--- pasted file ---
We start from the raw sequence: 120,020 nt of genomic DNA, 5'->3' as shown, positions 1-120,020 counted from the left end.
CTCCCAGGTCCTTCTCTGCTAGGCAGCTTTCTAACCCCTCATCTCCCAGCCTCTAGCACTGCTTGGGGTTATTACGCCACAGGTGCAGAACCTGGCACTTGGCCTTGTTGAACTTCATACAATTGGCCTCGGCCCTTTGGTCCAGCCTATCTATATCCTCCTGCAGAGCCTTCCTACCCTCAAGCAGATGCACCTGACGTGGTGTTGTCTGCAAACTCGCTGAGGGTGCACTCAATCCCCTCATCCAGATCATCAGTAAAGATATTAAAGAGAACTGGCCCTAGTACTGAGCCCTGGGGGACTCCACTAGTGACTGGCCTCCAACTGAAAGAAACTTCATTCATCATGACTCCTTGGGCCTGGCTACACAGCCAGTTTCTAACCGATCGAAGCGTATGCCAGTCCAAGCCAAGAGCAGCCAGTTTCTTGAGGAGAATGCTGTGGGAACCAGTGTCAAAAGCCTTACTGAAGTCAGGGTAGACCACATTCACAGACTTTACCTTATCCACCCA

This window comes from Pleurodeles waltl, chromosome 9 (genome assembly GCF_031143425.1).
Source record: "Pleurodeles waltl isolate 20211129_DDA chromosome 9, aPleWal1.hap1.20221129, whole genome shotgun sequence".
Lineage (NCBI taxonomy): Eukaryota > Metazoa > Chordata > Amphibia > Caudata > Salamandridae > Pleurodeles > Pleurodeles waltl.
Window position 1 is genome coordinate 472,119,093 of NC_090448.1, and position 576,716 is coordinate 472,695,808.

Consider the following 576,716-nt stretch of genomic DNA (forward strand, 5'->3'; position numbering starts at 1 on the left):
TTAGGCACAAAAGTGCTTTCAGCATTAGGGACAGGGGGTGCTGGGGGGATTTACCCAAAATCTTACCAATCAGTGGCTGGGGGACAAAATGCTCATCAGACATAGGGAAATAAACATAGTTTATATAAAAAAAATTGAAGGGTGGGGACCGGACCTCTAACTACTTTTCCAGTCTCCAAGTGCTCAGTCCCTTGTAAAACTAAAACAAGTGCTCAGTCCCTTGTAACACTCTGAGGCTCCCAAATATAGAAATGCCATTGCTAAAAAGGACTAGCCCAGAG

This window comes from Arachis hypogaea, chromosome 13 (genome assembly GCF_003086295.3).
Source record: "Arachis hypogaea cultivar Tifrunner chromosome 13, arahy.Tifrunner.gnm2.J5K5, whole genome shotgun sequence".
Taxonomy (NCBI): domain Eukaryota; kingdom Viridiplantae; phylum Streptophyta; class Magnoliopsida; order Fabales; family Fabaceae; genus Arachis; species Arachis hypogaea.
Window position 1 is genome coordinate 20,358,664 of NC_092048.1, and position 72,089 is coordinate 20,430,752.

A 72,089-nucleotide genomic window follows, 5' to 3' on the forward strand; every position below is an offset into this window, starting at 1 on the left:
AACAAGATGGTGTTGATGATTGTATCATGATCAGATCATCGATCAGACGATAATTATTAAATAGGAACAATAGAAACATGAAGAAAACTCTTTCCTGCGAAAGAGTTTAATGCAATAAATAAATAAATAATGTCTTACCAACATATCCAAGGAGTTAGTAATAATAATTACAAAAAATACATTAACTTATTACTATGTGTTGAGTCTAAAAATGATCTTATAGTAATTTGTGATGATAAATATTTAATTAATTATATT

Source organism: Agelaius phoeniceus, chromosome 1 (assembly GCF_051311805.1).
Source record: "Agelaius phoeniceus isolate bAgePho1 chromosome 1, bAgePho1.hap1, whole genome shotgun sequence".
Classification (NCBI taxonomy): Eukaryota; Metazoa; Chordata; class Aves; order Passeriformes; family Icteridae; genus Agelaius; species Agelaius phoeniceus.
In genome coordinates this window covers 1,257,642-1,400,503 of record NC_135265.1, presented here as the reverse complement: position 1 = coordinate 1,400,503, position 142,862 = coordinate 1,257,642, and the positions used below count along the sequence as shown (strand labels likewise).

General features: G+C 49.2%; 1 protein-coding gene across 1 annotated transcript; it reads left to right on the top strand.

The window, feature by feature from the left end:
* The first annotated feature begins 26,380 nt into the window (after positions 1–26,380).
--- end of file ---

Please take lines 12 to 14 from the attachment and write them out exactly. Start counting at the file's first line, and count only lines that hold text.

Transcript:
Window position 1 is genome coordinate 20,358,664 of NC_092048.1, and position 72,089 is coordinate 20,430,752.

A 72,089-nucleotide genomic window follows, 5' to 3' on the forward strand; every position below is an offset into this window, starting at 1 on the left:
AACAAGATGGTGTTGATGATTGTATCATGATCAGATCATCGATCAGACGATAATTATTAAATAGGAACAATAGAAACATGAAGAAAACTCTTTCCTGCGAAAGAGTTTAATGCAATAAATAAATAAATAATGTCTTACCAACATATCCAAGGAGTTAGTAATAATAATTACAAAAAATACATTAACTTATTACTATGTGTTGAGTCTAAAAATGATCTTATAGTAATTTGTGATGATAAATATTTAATTAATTATATT